Animal behaviorist Diana L. Guerrero, understands the challenges of adopting a pet. She operates Ark Animals, a company that specializes in wild and domestic animal behavior, training and careers. Guerrero has worked at many animal facilities, including the San Diego Wild Animal Park, Los Angeles Zoo, Cabrillo Marine Aquarium, Marineland of the Pacific and Humboldt Wildlife Care Center. She has also penned two books, What Animals Can Teach Us About Spirituality: Inspiring Lessons from Wild and Tame Creatures and Blessing of the Animals: A Guide to Prayers & Ceremonies Celebrating Pets & Other Creatures, and she is a contributing editor of Resources for Crisis Management in Zoos and Other Animal Care Facilities. Guerrero discusses the joys and challenges of pet adoption
It’s a whole new experience. It’s similar to having a new child come into the home: joyful, stressful, frustrating, fun—all of those things. Bringing an animal into your life changes you on an emotional level and it takes you to places you probably never felt safe to go to with humans.
The first 30 days are important because you’re setting the bar for the rest of the animal’s life in your home. You’re setting all the rules. It’s the time when you teach the animal right and wrong, and how to live in a human household with you.
Animals are hardwired differently from humans. They have behavior, language and natural instincts that are very different from ours. Coming into a human household, they need to learn the right ways to act. You need to teach them what you want.
Prepare prior to the new pet arriving. Read up on the pet. Discuss with your family what the limitations will be. Some people don’t want pets on the furniture and some people think it’s OK. Decide what your rules will be and stick with them. Be home with the pet and help him through the transition.
They’re babies; you need to teach them. If you’re bringing a baby into the household, they know nothing. You need to teach them everything.
Everything goes into their mouths. You don’t want them to eat electrical cords or go into the dryer. You need to look from their perspective to figure out what’s going on. Everything is a toy.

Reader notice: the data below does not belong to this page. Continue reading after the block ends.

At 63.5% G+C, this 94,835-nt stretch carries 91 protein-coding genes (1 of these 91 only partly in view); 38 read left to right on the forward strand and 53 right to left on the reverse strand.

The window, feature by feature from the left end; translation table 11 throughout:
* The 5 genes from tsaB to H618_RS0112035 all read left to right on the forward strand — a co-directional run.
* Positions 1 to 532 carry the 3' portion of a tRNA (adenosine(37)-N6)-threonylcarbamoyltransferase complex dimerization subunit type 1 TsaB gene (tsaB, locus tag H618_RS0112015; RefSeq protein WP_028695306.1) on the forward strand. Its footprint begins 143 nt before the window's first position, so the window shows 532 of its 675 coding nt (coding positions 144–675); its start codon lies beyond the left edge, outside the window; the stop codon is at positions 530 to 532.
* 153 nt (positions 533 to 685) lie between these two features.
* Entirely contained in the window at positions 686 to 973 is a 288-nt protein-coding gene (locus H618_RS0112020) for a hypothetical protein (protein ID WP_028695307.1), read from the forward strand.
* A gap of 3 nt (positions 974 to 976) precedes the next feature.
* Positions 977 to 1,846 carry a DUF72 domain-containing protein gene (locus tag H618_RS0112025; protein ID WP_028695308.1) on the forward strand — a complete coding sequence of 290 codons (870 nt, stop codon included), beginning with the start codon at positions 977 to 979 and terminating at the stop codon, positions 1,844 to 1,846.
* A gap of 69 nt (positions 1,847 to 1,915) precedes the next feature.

How much work an animal is. A lot of pets go back to an animal shelter or their origin, whether a pet store or a breeder, because the owners haven’t prepared for life with a pet. They have totally unrealistic expectations.
It’s a lifetime commitment, not a short-term commitment. You should be prepared for 20 years [with a pet]. It’s not cheap—they need health check-ups. They have accidents. They need to go to the groomer.
Another thing people don’t realize is that animals need exercise. They need quality attention and concentrated activity. They need socializing. They need to go to school. They need to learn how to get along with other people and strange animals in a safe, controlled environment. They need rules. They need to be safely confined.
Most behavior problems, like destructive chewing and clawing, barking and marking, can be avoided if people take time before the pet comes into the house to plan and prepare. The secret is to educate yourself, get professional help, get the right information from the right people and be consistent.
Veterinarians deal with medical issues. Behaviorists deal with behavioral issues. Groomers deal with beauty and body care issues. You want to go to the right professional for the right issue.
You also want to find a place to board your pet or find a professional sitter to come into your home when you travel. People think a friend can handle it, but what if something happens and they can’t?
You want to have a secure yard and a secure house. You want to make sure your cat won’t push the screen out of the window and fall three stories to the ground.
You need to be able to transport your animals. People need to plan for emergencies: When you plan for your family, your pet is part of the family, so you need to plan for the pet. I live where there were just big fires and people didn’t even have crates to evacuate their cats.
Just sit back and take a breath. People get too focused on the details and stress, and sometimes you just need to step back and take a breath. That’s especially true with animals.
The new experiences it brings.
I’m changing my business. I’m going back into the masses. I’m going out on the speaking circuit and taking my message to a larger audience.
For more information about Diana L. Guerrero, visit www.arkanimals.com.
This compendium of stories, prayers, ceremonies, and engaging tidbits is a blessing not only for the animals of the world, but for all animal lovers, too. It welcomes all creeds and breeds!...